Updated: Our iOS 6 review has been overhauled to include the iOS 6.1 software updates.
On the surface, it might not look like much has changed with iOS 6 and the subsequent minor iOS 6.1 updates. However, Apple has added a number of new features over iOS 5, along with continuing in its mission to eradicate Google from the system by default. Apple's YouTube app has gone (Google has since released its own on to the App Store) and Maps now runs with Apple power rather than Google juice.
Elsewhere, the OS is more social (Facebook now joining Twitter in being baked in), Siri's been improved, and countless tweaks (some fairly major from a usability standpoint) are in evidence in the likes of Mail, Safari, Phone and the iOS stores.
iOS 6 ditches support entirely for the original iPad, but is nonetheless compatible with a surprisingly wide range of devices; iPhones back to the 3GS are supported, as are both the fourth- and fifth-generation iPod touch.
However, the older the kit, the less of iOS 6 you actually get. Some of the big features - Siri, turn-by-turn navigation, panoramic photos and FaceTime over 3G - aren't available for the iPhone 3GS or iPhone 4.
The iPhone 3GS doesn't even get Safari's offline Reading List feature, and Siri's not available for the iPad 2.
So is it worth the upgrade? We've installed iOS 6 (and iOS 6.1) across multiple iOS devices to find out. Our test kit is an iPhone 4, an iPhone 4S, an iPod touch (fourth-generation), an iPhone 5, an iPad 2, and a new iPad (courtesy of Vodafone).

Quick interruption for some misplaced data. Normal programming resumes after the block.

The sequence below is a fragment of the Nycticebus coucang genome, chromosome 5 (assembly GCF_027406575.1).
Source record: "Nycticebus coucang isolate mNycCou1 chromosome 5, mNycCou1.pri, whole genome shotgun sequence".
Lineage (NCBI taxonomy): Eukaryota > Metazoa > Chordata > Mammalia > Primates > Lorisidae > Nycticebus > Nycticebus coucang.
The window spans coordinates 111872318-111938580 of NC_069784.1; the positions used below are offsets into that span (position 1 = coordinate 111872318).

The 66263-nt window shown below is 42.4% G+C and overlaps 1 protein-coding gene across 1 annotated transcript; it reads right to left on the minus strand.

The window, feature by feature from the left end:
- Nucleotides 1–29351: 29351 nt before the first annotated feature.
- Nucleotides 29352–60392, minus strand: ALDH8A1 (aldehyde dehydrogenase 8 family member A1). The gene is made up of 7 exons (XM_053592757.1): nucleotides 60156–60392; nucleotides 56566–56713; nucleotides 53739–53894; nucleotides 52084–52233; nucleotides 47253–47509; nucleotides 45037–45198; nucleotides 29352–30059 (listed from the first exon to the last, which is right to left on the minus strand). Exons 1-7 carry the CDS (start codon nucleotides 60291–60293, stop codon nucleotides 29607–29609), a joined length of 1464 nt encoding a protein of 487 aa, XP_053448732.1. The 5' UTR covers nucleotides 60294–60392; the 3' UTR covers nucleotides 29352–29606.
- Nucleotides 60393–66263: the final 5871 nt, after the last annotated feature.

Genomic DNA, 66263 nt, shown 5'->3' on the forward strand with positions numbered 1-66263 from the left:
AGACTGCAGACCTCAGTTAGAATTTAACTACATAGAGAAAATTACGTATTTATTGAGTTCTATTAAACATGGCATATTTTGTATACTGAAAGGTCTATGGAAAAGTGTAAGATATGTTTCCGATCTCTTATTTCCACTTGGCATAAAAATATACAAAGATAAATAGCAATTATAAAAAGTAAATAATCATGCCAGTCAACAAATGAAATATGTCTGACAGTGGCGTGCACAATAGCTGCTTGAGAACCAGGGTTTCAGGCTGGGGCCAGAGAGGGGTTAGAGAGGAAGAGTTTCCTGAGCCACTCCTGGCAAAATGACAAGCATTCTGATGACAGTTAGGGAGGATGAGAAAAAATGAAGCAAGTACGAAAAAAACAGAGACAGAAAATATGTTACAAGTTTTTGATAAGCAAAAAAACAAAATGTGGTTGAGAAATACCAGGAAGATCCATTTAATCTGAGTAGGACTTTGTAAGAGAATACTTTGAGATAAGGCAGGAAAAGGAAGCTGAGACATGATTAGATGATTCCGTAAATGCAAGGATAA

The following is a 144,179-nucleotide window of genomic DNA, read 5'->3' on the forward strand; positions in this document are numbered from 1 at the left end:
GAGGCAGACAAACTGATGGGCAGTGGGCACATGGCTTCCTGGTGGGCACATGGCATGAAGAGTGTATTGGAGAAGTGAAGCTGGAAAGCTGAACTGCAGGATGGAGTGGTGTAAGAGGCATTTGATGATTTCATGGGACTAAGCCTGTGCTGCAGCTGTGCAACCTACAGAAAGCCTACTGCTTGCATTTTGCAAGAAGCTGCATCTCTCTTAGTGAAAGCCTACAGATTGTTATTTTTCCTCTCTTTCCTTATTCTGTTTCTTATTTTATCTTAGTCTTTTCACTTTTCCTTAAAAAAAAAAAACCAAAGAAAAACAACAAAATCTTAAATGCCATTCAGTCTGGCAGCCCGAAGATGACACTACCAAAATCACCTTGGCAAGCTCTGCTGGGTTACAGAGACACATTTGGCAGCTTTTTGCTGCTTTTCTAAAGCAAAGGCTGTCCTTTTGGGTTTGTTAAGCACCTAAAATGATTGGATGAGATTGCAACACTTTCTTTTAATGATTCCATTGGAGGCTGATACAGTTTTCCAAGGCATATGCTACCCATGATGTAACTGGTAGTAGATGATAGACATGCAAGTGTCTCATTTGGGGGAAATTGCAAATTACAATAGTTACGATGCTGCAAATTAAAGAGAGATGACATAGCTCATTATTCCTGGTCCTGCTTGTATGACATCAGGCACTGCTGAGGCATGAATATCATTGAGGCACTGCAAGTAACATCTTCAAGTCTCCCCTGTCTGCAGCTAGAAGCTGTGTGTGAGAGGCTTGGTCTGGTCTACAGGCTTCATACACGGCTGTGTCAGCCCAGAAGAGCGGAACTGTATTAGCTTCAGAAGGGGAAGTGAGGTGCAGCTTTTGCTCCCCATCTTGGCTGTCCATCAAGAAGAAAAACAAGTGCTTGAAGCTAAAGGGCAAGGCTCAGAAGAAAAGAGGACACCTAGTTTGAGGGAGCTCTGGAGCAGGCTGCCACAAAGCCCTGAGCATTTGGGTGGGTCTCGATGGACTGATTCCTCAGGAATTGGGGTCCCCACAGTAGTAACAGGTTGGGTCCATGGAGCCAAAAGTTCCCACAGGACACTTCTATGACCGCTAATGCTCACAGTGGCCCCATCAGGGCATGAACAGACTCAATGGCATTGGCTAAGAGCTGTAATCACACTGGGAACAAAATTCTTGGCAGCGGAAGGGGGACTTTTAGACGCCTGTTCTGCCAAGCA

There are more new features than you'd think, even when you don't get all the new features.
The iOS 6 interface
A common criticism of iOS is that Apple never radically updates it. Tech pundits in particular often use words like 'tired' and 'dated' to describe the operating system, suggesting it would be better if you could weld Android-like widgets to it, or if every home screen icon was more akin to a hyperactive child begging for attention, as per Live Tiles on Windows 8.
iOS 6 is typically Apple in being purely iterative. You get the familiar grid of icons on each home screen, and the screens can be swiped between.
Double-clicking the Home button reveals the multitasking tray, which also houses media controls, the rotation lock and an AirPlay button. Swipe left from the first home screen and you access Spotlight, Apple's system-wide search.
So far, so iOS 5, and that level of familiarity will either be warming or maddening, depending on your persuasion. Regardless, it's definitely very usable, even if configuration options on offer are few in number and rapid-sorting settings are non-existent.
However, there have been some small adjustments. The status bar now changes colour on a per-app basis, in an attempt to blend in. This is more visually appealing but muddies the water when it comes to alerts that were once made in part through a change in colour of said status bar.
Better amendments are the new audio controls on the Lock screen and Spotlight search results now displaying the name of an app's containing folder. Apple's penchant for cropping text labels remains frustrating, though, and is increasingly common throughout the OS.